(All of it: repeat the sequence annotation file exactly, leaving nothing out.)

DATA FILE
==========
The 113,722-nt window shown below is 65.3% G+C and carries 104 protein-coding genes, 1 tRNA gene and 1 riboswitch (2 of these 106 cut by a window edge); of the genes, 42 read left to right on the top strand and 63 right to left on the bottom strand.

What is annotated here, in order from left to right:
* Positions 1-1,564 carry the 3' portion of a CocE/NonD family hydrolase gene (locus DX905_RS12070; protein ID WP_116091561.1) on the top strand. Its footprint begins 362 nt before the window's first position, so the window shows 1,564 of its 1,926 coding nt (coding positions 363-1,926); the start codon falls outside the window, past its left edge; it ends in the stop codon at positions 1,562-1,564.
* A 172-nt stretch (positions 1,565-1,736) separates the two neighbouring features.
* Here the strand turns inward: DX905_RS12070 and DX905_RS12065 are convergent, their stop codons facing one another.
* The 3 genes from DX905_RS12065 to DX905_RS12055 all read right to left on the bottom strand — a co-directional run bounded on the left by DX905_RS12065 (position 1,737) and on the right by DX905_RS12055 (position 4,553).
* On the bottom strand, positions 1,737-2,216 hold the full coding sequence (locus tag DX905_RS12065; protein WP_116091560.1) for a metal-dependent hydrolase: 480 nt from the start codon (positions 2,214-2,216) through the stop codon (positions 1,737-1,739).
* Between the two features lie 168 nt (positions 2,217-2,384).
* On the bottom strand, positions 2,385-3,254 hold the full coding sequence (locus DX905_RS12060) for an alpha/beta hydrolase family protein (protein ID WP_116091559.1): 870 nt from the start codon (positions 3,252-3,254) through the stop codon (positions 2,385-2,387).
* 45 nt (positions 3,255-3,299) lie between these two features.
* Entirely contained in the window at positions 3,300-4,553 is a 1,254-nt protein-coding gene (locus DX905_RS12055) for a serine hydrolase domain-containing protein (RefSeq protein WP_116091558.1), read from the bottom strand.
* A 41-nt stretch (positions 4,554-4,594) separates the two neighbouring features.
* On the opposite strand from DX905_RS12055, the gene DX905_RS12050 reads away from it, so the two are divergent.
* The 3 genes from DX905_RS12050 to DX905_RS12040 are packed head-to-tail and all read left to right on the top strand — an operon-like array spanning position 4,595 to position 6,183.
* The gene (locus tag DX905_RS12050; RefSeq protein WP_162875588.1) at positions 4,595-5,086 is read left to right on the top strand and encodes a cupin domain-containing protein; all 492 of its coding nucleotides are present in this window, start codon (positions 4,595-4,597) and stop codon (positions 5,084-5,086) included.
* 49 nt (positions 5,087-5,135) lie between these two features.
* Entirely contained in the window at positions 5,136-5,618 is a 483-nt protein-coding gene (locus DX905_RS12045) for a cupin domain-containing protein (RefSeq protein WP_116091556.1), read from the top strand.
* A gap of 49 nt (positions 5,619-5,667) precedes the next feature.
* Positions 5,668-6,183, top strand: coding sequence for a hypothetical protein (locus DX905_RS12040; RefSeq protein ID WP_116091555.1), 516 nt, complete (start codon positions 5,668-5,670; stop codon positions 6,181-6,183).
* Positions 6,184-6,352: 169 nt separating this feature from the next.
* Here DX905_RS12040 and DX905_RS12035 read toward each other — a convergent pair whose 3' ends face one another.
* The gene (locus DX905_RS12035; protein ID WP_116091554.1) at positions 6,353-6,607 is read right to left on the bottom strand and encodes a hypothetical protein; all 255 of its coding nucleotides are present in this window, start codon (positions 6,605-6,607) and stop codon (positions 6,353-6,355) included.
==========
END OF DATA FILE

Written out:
The 113,722-nt window shown below is 65.3% G+C and carries 104 protein-coding genes, 1 tRNA gene and 1 riboswitch (2 of these 106 cut by a window edge); of the genes, 42 read left to right on the top strand and 63 right to left on the bottom strand.

What is annotated here, in order from left to right:
* Positions 1-1,564 carry the 3' portion of a CocE/NonD family hydrolase gene (locus DX905_RS12070; protein ID WP_116091561.1) on the top strand. Its footprint begins 362 nt before the window's first position, so the window shows 1,564 of its 1,926 coding nt (coding positions 363-1,926); the start codon falls outside the window, past its left edge; it ends in the stop codon at positions 1,562-1,564.
* A 172-nt stretch (positions 1,565-1,736) separates the two neighbouring features.
* Here the strand turns inward: DX905_RS12070 and DX905_RS12065 are convergent, their stop codons facing one another.
* The 3 genes from DX905_RS12065 to DX905_RS12055 all read right to left on the bottom strand — a co-directional run bounded on the left by DX905_RS12065 (position 1,737) and on the right by DX905_RS12055 (position 4,553).
* On the bottom strand, positions 1,737-2,216 hold the full coding sequence (locus tag DX905_RS12065; protein WP_116091560.1) for a metal-dependent hydrolase: 480 nt from the start codon (positions 2,214-2,216) through the stop codon (positions 1,737-1,739).
* Between the two features lie 168 nt (positions 2,217-2,384).
* On the bottom strand, positions 2,385-3,254 hold the full coding sequence (locus DX905_RS12060) for an alpha/beta hydrolase family protein (protein ID WP_116091559.1): 870 nt from the start codon (positions 3,252-3,254) through the stop codon (positions 2,385-2,387).
* 45 nt (positions 3,255-3,299) lie between these two features.
* Entirely contained in the window at positions 3,300-4,553 is a 1,254-nt protein-coding gene (locus DX905_RS12055) for a serine hydrolase domain-containing protein (RefSeq protein WP_116091558.1), read from the bottom strand.
* A 41-nt stretch (positions 4,554-4,594) separates the two neighbouring features.
* On the opposite strand from DX905_RS12055, the gene DX905_RS12050 reads away from it, so the two are divergent.
* The 3 genes from DX905_RS12050 to DX905_RS12040 are packed head-to-tail and all read left to right on the top strand — an operon-like array spanning position 4,595 to position 6,183.
* The gene (locus tag DX905_RS12050; RefSeq protein WP_162875588.1) at positions 4,595-5,086 is read left to right on the top strand and encodes a cupin domain-containing protein; all 492 of its coding nucleotides are present in this window, start codon (positions 4,595-4,597) and stop codon (positions 5,084-5,086) included.
* 49 nt (positions 5,087-5,135) lie between these two features.
* Entirely contained in the window at positions 5,136-5,618 is a 483-nt protein-coding gene (locus DX905_RS12045) for a cupin domain-containing protein (RefSeq protein WP_116091556.1), read from the top strand.
* A gap of 49 nt (positions 5,619-5,667) precedes the next feature.
* Positions 5,668-6,183, top strand: coding sequence for a hypothetical protein (locus DX905_RS12040; RefSeq protein ID WP_116091555.1), 516 nt, complete (start codon positions 5,668-5,670; stop codon positions 6,181-6,183).
* Positions 6,184-6,352: 169 nt separating this feature from the next.
* Here DX905_RS12040 and DX905_RS12035 read toward each other — a convergent pair whose 3' ends face one another.
* The gene (locus DX905_RS12035; protein ID WP_116091554.1) at positions 6,353-6,607 is read right to left on the bottom strand and encodes a hypothetical protein; all 255 of its coding nucleotides are present in this window, start codon (positions 6,605-6,607) and stop codon (positions 6,353-6,355) included.